Characteristics of Disfluency Clusters Over Time in Preschool Children Who Stutter PurposeDisfluency clusters in preschool children were analyzed to determine whether they occurred at rates above chance, whether they changed over time, and whether they could differentiate children who would later persist in, or recover from, stuttering.MethodThirty-two children recruited near stuttering onset were grouped on the basis of their eventual course ... Article
Article  |   October 01, 2010
Characteristics of Disfluency Clusters Over Time in Preschool Children Who Stutter
 
Author Affiliations & Notes
  • Jean Sawyer
    Illinois State University, Normal
  • Ehud Yairi
    University of Illinois at Urbana-Champaign
  • Contact author: Jean Sawyer, Department of Communication Sciences and Disorders, Illinois State University, 204 Fairchild Hall, Normal, IL 61790-4720. E-mail: jsawyer@ilstu.edu.
Article Information
Speech, Voice & Prosodic Disorders / Fluency Disorders / Speech
Article   |   October 01, 2010
Characteristics of Disfluency Clusters Over Time in Preschool Children Who Stutter
Journal of Speech, Language, and Hearing Research, October 2010, Vol. 53, 1191-1205. doi:10.1044/1092-4388(2010/09-0067)
History: Received April 13, 2009 , Revised August 26, 2009 , Accepted January 25, 2010
 
Journal of Speech, Language, and Hearing Research, October 2010, Vol. 53, 1191-1205. doi:10.1044/1092-4388(2010/09-0067)
History: Received April 13, 2009; Revised August 26, 2009; Accepted January 25, 2010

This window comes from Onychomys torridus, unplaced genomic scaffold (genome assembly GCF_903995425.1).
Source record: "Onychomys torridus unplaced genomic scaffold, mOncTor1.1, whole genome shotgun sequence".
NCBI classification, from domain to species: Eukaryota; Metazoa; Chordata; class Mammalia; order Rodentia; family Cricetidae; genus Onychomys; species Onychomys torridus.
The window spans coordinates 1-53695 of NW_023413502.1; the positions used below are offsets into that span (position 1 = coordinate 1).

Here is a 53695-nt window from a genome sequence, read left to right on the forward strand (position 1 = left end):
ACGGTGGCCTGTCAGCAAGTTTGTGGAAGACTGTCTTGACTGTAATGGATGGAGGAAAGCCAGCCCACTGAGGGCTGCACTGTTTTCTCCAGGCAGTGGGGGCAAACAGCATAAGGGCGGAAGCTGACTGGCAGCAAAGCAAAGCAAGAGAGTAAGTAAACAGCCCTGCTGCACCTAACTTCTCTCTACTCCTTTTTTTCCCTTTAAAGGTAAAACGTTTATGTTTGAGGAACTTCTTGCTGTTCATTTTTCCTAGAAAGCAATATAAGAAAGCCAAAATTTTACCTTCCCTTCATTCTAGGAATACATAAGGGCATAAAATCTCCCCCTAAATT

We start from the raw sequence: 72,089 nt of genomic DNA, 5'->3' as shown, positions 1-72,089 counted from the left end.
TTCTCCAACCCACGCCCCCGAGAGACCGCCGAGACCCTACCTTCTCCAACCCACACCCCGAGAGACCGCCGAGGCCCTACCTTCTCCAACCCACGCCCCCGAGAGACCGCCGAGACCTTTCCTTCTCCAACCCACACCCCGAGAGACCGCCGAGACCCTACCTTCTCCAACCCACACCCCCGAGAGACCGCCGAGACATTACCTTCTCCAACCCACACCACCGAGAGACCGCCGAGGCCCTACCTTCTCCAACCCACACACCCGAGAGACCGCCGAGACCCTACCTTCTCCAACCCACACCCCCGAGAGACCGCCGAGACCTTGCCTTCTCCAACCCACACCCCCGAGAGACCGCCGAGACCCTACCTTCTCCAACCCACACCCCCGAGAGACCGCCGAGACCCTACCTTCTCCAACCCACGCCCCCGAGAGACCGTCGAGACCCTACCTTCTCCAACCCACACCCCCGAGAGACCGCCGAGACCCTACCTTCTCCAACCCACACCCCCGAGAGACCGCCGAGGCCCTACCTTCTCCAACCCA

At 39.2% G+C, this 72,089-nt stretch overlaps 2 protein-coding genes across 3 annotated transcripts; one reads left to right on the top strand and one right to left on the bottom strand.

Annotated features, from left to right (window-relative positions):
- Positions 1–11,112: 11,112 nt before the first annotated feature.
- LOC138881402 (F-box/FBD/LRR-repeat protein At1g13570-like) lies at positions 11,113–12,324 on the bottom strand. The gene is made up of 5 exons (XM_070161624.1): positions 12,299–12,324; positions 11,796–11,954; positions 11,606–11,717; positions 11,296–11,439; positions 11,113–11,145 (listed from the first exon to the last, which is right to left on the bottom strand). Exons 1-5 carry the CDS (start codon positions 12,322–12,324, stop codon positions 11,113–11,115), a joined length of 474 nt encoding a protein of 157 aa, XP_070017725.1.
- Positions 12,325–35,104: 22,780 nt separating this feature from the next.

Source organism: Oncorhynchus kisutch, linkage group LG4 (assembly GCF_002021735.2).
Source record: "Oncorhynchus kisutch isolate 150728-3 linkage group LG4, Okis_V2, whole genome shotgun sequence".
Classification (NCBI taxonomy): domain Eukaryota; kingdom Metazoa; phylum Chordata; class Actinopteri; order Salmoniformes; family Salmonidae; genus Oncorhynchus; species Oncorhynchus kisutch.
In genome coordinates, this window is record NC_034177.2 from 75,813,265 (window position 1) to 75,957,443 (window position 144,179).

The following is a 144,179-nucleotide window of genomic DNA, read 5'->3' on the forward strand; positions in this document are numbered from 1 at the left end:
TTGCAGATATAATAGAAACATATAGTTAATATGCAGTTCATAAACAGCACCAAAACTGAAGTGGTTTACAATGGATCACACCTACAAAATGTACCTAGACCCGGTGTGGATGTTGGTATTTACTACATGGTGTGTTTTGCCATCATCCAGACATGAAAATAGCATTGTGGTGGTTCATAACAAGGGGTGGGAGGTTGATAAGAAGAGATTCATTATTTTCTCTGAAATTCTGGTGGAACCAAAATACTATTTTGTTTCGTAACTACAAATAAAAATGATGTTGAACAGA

Web of Science® Times Cited: 6

PurposeDisfluency clusters in preschool children were analyzed to determine whether they occurred at rates above chance, whether they changed over time, and whether they could differentiate children who would later persist in, or recover from, stuttering.

MethodThirty-two children recruited near stuttering onset were grouped on the basis of their eventual course of stuttering and matched to 16 normally fluent children. Clusters were classified as stuttering-like disfluencies (SLD), other disfluencies (OD), or mixed (SLD and OD combined). Cluster frequency and length were calculated for all children and again after 6 months for those who stuttered.

ResultsClusters occurred at rates greater than chance for both stuttering and normally fluent children. Children who stuttered had significantly more and longer clusters than did normally fluent children. Close to stuttering onset, clusters did not differentiate the course of stuttering. Cluster frequency and length decreased over time for children in the persistent and recovered groups. The proportion of disfluencies in clusters was significantly lower in the recovered group than it was in the persistent group after 6 months.

ConclusionsClusters are an integral part of disfluent speech in preschool children in general. Although they do not serve as indicators of recovery or persistency at the onset of stuttering, they may have some prognostic value several months later.

Acknowledgments
This research was supported by National Institute on Deafness and Other Communication Disorders Grant R01-DC05210.
Order a Subscription
Pay Per View
Entire Journal of Speech, Language, and Hearing Research content & archive
24-hour access
This Article
24-hour access